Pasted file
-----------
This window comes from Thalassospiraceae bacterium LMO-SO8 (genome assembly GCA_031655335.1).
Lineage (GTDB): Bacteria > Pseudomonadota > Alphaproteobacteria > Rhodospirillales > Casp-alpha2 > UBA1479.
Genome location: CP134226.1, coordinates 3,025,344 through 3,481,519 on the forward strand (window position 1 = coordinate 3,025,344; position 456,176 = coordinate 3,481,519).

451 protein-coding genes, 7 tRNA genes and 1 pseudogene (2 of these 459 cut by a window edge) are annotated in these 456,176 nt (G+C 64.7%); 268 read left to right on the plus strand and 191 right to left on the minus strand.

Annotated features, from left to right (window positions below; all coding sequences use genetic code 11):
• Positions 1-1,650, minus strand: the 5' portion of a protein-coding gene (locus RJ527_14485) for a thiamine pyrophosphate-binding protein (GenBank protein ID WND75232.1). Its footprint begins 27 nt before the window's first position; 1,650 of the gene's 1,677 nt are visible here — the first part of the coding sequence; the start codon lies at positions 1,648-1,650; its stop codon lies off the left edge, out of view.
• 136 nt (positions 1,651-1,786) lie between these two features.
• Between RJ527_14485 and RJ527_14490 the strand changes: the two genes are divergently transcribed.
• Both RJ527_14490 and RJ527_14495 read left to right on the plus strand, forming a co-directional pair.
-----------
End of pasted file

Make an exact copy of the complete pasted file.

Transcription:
This window comes from Thalassospiraceae bacterium LMO-SO8 (genome assembly GCA_031655335.1).
Lineage (GTDB): Bacteria > Pseudomonadota > Alphaproteobacteria > Rhodospirillales > Casp-alpha2 > UBA1479.
Genome location: CP134226.1, coordinates 3,025,344 through 3,481,519 on the forward strand (window position 1 = coordinate 3,025,344; position 456,176 = coordinate 3,481,519).

451 protein-coding genes, 7 tRNA genes and 1 pseudogene (2 of these 459 cut by a window edge) are annotated in these 456,176 nt (G+C 64.7%); 268 read left to right on the plus strand and 191 right to left on the minus strand.

Annotated features, from left to right (window positions below; all coding sequences use genetic code 11):
• Positions 1-1,650, minus strand: the 5' portion of a protein-coding gene (locus RJ527_14485) for a thiamine pyrophosphate-binding protein (GenBank protein ID WND75232.1). Its footprint begins 27 nt before the window's first position; 1,650 of the gene's 1,677 nt are visible here — the first part of the coding sequence; the start codon lies at positions 1,648-1,650; its stop codon lies off the left edge, out of view.
• 136 nt (positions 1,651-1,786) lie between these two features.
• Between RJ527_14485 and RJ527_14490 the strand changes: the two genes are divergently transcribed.
• Both RJ527_14490 and RJ527_14495 read left to right on the plus strand, forming a co-directional pair.